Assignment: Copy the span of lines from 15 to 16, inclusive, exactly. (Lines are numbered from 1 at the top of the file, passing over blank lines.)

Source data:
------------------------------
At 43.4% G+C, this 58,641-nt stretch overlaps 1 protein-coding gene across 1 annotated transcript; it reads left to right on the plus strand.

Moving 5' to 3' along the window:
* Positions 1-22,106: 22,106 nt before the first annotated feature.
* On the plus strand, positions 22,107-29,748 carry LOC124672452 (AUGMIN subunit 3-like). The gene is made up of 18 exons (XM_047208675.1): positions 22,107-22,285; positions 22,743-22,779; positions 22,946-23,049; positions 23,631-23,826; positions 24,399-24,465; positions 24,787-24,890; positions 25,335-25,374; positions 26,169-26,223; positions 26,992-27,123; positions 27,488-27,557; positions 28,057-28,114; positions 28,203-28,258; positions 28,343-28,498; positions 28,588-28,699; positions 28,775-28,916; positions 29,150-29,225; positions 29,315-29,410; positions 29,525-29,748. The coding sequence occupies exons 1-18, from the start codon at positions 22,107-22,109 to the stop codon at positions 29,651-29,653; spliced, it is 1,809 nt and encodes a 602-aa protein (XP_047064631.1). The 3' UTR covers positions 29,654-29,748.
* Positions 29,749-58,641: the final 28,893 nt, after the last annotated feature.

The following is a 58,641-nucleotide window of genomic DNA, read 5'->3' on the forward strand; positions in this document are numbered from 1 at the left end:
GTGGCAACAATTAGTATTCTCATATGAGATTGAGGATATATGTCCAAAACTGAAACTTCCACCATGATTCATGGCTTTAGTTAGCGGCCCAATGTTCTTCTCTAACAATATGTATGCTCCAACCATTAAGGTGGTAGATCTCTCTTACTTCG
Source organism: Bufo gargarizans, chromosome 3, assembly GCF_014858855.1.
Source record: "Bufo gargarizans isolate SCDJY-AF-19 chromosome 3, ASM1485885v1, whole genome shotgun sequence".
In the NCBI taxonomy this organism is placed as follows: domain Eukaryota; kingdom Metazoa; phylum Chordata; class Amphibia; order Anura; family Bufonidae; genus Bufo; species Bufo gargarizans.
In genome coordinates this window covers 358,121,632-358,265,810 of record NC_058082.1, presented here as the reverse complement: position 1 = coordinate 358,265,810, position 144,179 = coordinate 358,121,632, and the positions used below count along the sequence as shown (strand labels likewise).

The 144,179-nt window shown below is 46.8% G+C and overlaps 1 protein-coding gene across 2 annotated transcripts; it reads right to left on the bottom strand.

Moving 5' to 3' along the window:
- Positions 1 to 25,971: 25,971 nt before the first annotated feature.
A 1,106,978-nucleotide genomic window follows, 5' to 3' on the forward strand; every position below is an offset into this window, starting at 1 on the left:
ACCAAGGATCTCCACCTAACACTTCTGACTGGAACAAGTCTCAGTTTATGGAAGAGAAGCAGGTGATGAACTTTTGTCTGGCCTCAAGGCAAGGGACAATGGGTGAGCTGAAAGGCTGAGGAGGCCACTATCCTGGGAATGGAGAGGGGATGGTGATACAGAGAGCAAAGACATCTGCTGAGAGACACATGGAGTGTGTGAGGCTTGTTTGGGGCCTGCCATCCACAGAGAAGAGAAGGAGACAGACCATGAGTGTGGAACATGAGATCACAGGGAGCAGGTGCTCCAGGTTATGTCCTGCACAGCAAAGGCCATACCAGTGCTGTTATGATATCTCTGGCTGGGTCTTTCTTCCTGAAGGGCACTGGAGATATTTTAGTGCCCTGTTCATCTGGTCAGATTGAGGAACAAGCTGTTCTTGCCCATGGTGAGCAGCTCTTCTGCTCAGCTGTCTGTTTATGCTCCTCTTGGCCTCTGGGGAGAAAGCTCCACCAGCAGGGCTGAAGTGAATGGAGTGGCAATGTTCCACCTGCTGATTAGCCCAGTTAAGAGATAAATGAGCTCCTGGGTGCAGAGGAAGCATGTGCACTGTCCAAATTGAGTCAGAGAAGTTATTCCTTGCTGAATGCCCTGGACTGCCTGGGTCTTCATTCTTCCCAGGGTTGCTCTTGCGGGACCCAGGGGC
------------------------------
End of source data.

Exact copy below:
A 1,106,978-nucleotide genomic window follows, 5' to 3' on the forward strand; every position below is an offset into this window, starting at 1 on the left:
ACCAAGGATCTCCACCTAACACTTCTGACTGGAACAAGTCTCAGTTTATGGAAGAGAAGCAGGTGATGAACTTTTGTCTGGCCTCAAGGCAAGGGACAATGGGTGAGCTGAAAGGCTGAGGAGGCCACTATCCTGGGAATGGAGAGGGGATGGTGATACAGAGAGCAAAGACATCTGCTGAGAGACACATGGAGTGTGTGAGGCTTGTTTGGGGCCTGCCATCCACAGAGAAGAGAAGGAGACAGACCATGAGTGTGGAACATGAGATCACAGGGAGCAGGTGCTCCAGGTTATGTCCTGCACAGCAAAGGCCATACCAGTGCTGTTATGATATCTCTGGCTGGGTCTTTCTTCCTGAAGGGCACTGGAGATATTTTAGTGCCCTGTTCATCTGGTCAGATTGAGGAACAAGCTGTTCTTGCCCATGGTGAGCAGCTCTTCTGCTCAGCTGTCTGTTTATGCTCCTCTTGGCCTCTGGGGAGAAAGCTCCACCAGCAGGGCTGAAGTGAATGGAGTGGCAATGTTCCACCTGCTGATTAGCCCAGTTAAGAGATAAATGAGCTCCTGGGTGCAGAGGAAGCATGTGCACTGTCCAAATTGAGTCAGAGAAGTTATTCCTTGCTGAATGCCCTGGACTGCCTGGGTCTTCATTCTTCCCAGGGTTGCTCTTGCGGGACCCAGGGGC